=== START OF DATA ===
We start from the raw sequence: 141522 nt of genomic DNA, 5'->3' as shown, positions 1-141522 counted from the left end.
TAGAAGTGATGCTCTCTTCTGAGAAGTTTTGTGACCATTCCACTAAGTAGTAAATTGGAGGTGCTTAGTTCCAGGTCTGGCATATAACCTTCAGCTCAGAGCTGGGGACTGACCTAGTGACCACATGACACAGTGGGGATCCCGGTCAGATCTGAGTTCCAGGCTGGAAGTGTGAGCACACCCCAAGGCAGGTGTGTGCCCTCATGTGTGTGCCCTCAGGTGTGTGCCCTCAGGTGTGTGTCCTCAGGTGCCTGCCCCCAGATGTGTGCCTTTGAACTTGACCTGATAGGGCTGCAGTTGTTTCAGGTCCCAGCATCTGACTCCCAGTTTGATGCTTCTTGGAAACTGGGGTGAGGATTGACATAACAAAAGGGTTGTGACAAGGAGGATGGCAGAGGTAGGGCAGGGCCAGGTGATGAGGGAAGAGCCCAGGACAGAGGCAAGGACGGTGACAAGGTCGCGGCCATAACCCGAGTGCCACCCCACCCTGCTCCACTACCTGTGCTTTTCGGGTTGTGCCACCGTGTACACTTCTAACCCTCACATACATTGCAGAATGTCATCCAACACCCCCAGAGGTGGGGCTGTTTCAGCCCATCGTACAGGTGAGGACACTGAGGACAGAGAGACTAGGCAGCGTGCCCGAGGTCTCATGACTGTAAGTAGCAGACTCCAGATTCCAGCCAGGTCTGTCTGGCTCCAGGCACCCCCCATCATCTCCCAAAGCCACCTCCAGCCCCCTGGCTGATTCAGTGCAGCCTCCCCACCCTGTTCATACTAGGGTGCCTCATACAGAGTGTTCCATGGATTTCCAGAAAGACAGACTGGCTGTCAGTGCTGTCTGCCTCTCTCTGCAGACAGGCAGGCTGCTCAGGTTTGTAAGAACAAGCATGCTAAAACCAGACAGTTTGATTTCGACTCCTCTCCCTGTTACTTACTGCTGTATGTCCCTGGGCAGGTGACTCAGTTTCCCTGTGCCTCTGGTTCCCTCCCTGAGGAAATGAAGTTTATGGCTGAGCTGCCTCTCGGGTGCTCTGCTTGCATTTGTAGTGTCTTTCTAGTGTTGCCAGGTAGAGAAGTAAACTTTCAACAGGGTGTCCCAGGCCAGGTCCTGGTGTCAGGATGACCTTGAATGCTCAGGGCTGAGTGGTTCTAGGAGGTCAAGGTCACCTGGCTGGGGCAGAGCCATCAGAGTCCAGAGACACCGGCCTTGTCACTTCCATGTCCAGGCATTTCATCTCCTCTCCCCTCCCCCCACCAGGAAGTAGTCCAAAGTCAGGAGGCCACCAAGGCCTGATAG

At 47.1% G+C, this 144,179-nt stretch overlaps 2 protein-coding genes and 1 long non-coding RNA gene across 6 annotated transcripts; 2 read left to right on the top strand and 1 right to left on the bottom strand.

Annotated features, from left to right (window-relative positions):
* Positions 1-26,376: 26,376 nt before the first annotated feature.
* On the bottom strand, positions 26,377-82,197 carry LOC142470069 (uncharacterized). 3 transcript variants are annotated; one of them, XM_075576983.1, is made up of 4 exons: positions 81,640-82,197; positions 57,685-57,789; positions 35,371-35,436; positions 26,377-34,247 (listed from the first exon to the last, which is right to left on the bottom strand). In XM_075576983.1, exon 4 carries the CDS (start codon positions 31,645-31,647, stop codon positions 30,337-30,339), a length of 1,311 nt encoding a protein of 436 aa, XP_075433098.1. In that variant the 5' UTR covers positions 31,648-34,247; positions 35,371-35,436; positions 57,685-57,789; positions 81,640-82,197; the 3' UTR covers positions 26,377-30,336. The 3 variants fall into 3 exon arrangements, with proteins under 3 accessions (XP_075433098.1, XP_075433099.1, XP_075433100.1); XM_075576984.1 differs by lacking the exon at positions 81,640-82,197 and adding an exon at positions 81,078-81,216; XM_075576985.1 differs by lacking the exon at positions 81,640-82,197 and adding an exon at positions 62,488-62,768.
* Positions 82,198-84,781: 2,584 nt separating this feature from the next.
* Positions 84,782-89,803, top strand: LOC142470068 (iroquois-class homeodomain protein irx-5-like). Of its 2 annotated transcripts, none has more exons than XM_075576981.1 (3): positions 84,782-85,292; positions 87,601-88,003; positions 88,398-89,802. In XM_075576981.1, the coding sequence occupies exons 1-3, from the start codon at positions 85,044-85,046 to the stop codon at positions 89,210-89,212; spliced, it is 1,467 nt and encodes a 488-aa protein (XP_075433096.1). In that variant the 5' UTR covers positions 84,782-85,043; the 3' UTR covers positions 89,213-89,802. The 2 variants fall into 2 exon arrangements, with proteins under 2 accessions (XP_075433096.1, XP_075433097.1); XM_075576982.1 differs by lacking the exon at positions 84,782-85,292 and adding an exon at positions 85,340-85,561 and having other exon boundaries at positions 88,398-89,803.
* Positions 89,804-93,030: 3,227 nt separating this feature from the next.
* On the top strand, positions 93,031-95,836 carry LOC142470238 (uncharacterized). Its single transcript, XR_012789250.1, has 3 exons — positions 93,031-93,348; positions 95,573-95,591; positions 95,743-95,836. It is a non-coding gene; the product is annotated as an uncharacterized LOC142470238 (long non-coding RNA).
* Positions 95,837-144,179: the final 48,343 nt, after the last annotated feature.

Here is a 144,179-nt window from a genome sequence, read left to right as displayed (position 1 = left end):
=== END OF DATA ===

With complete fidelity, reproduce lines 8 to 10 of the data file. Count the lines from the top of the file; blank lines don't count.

* Positions 84,782-89,803, top strand: LOC142470068 (iroquois-class homeodomain protein irx-5-like). Of its 2 annotated transcripts, none has more exons than XM_075576981.1 (3): positions 84,782-85,292; positions 87,601-88,003; positions 88,398-89,802. In XM_075576981.1, the coding sequence occupies exons 1-3, from the start codon at positions 85,044-85,046 to the stop codon at positions 89,210-89,212; spliced, it is 1,467 nt and encodes a 488-aa protein (XP_075433096.1). In that variant the 5' UTR covers positions 84,782-85,043; the 3' UTR covers positions 89,213-89,802. The 2 variants fall into 2 exon arrangements, with proteins under 2 accessions (XP_075433096.1, XP_075433097.1); XM_075576982.1 differs by lacking the exon at positions 84,782-85,292 and adding an exon at positions 85,340-85,561 and having other exon boundaries at positions 88,398-89,803.
* Positions 89,804-93,030: 3,227 nt separating this feature from the next.
* On the top strand, positions 93,031-95,836 carry LOC142470238 (uncharacterized). Its single transcript, XR_012789250.1, has 3 exons — positions 93,031-93,348; positions 95,573-95,591; positions 95,743-95,836. It is a non-coding gene; the product is annotated as an uncharacterized LOC142470238 (long non-coding RNA).